North Dakota officials are hoping to use federal coronavirus funds for fracking grants—a move that has critics up in arms, the Grand Forks Herald reports. A state energy commission voted unanimously Friday to reallocate over $221 million in congressional virus aid to state agencies, including $16 million for fracking. The goal, per Department of Mineral Resources Director Lynn Helms, is to generate jobs while plugging and reclaiming wells that might leak or allow emissions to escape: Oil companies "had been talking about how slow work was and how bad it was going to get during the coming winter months," he tells the Bismarck Tribune. "They were really excited by this. That's what this really is, to generate these jobs for the next couple months."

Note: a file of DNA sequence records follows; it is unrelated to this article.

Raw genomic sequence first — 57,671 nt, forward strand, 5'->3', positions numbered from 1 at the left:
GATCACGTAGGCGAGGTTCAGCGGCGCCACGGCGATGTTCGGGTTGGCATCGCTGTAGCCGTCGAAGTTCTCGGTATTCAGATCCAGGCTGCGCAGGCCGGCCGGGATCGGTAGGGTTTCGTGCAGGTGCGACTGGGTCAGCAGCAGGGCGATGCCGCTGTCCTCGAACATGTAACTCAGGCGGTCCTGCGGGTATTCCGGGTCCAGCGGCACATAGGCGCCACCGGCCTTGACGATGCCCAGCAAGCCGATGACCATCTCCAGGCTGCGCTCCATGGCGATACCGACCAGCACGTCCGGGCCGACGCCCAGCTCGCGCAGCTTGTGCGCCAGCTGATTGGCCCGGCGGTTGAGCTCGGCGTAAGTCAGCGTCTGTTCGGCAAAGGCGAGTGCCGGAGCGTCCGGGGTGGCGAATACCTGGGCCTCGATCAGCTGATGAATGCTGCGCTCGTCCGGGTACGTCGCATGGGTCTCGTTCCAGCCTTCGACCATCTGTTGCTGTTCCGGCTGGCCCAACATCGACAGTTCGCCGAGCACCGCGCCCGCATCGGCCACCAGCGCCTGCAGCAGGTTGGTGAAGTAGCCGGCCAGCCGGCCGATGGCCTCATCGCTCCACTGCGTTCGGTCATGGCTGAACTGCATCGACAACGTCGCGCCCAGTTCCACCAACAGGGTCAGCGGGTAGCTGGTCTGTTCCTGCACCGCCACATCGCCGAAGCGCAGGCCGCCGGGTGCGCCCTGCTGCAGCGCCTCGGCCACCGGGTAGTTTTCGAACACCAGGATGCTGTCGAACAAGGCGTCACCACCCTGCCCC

But critics are calling it "corporate welfare" and "insider spending." In the words of Scott Skokos, head of the Dakota Resource Council, "We should not be doing direct bailouts to the oil industry, and this is a direct bailout." State Sen. Tim Mathern, a Democrat, said that "this money is supposed to help North Dakotans recover from the pandemic and support working families, not serve as another handout to an industry that is already at full workforce." The reallocation is part of $66 million in virus aid already designated for well sites by the state. The all-Republican commission is aiming to spend it before a Dec. 30 deadline on using $1.25 billion allotted by Congress. The EPA and Greenpeace have raised alarm bells about fracking, saying it can contaminate drinking water. (Others have linked it to earthquakes.)